In the 1950s came the transistor, and with the transistor came the supercomputer – here’s how to program one of the first.
Atlas, in Manchester, was one of the first supercomputers; it was said that when Atlas went down, the UK’s computing capacity was reduced by half. Today supercomputers are massively parallel and run at many, many times the speed of Atlas. (The fastest in the world is currently Tianhe-2, in Guangzhou, China, running at 33 petaflops, or over a thousand million times faster than Atlas.) But some of the basics of modern computers still owe something to the decisions made by the Atlas team when they were trying to build their ‘microsecond engine’.
The computers of the early 1950s were built with vacuum tubes, which made for machines which were enormous, unreliable, and very expensive. The University of Manchester computing team already had one of these, the Manchester Mark 1 (which Alan Turing worked with), which began operation in April 1949. They were working on a smaller version when Tom Kilburn, director of the group, set a couple of his team to designing a computer which used transistors.
The result was the Transistor Computer, the world’s first transistorised computer, first operational in April 1953. It used germanium point-contact transistors, the only type available at the time, which were even less reliable than valves; but they were a lot cheaper to run, using much less power. It did still use valves for memory read/write and for the clock cycle, so it wasn’t fully transistorised. (The first fully transistorised computer was the Harwell CADET, in 1955.) Once junction transistors became available, the second version of the machine was more reliable.
The University of Manchester’s ATLAS machine, photographed on 1 January 1963. Photo: Iain MacCallum
After the success of the Transistor Computer, the next challenge the team set themselves was to build a “microsecond engine” – a computer that could operate at one microsecond per instruction (or close to it), so managing a million instructions a second. (This is not quite the same as one megaflop, as FLOPS measure floating-point operations, not instructions, and are a little slower than instructions.)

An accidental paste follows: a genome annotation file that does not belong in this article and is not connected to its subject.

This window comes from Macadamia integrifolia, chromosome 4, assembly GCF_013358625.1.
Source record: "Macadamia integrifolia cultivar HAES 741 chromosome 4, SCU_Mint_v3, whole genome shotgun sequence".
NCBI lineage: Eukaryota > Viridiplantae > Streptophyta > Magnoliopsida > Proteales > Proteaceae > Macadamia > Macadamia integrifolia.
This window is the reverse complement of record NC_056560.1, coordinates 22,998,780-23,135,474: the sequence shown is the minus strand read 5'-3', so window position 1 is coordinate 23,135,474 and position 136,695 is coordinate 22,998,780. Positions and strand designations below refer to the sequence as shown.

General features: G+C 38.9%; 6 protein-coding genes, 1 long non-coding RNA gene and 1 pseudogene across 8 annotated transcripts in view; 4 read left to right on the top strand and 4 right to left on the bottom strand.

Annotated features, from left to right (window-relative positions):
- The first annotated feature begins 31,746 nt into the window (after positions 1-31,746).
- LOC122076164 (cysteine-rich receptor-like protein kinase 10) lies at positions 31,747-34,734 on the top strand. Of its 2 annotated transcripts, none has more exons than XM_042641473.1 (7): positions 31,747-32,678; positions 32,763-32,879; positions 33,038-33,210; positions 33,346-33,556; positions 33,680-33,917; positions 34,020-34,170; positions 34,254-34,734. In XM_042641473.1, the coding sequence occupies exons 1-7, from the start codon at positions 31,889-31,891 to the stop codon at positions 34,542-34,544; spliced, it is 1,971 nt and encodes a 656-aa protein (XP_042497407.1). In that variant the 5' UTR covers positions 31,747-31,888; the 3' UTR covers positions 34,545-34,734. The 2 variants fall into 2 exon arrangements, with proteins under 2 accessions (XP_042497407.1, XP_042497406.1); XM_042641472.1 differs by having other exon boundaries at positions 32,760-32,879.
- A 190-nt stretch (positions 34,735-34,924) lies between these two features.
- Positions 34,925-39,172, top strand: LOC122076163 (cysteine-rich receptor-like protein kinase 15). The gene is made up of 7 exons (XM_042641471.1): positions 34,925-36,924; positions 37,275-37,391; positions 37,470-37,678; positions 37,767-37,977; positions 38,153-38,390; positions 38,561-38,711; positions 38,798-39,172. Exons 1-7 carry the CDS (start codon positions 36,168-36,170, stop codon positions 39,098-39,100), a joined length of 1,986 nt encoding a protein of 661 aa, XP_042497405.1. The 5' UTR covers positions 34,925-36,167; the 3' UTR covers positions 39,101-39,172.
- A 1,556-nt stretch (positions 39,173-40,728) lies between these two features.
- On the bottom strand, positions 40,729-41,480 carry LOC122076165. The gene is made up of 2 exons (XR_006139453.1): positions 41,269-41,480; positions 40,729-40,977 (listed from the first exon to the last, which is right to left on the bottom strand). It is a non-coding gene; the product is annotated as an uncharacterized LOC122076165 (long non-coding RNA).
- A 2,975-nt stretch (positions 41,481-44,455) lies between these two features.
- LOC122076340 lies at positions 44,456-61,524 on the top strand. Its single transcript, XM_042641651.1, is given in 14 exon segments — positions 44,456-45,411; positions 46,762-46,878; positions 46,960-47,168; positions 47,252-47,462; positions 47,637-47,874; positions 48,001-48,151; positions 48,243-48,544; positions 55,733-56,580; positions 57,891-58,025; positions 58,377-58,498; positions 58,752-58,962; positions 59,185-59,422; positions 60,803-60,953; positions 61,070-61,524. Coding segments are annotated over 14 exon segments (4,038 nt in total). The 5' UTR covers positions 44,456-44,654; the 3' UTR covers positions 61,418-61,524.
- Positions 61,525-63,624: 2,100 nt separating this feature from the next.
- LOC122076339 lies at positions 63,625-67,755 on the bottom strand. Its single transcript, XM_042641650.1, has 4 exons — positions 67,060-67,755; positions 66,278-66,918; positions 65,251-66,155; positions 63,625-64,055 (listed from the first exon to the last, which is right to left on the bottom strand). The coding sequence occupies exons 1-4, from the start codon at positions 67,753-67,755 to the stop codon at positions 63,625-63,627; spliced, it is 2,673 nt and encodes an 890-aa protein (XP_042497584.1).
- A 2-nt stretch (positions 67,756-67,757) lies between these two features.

The machine was initially called MUSE (after the Greek letter μ, meaning one-millionth), but was renamed Atlas once the Ferranti company became involved in 1958. When Atlas was officially first commissioned, in December 1962, it was one of the most powerful computers in the world, running at (at peak) 1.59 microseconds per instruction, or around 630,000 instructions/second.
Atlas was an asynchronous processing machine, with 48-bit words, 24-bit addressing, and (in the Manchester installation) 16k word core store and 96k word drum store. It also had over a hundred index registers to use for address modification. It was fitted up for magnetic tape (a big novelty at the time and much faster than paper tape).
One important feature was instruction pipelining, which meant being able to speed up programs beyond merely running instructions more quickly. With instruction pipelining, the CPU begins to fetch the next instruction while the current one is still processing. Instead of holding up the whole CPU while a single instruction goes through the CPU’s various parts, pipelining means that instructions follow one another from point A to point B to point C through the CPU, maximising the amount of work being done by the CPU at a particular time, and minimising the overall time. Obviously this does require appropriate programming to take advantage of it.
Atlas’ “Extracode” setup also allowed certain more complex instructions to run as software rather than be included in the hardware. The most significant bit of the top 10 bits of a word determined whether an instruction was a normal hardware instruction, or an Extracode instruction. An Extracode instruction meant that the program would jump to what was basically a subroutine in the ROM, and run that. This was a way of reducing the complexity of the hardware while still being able to provide those complicated instrutions ‘baked in’ to the machine (and thus easy to use for programmers). Extracode instructions were used particularly for calculations like sine/cosine and square root (inefficient to wire into the hardware); but they were also used for operating system functions like printing to output or reading from a tape. (See the next section for more on the Atlas Supervisor.)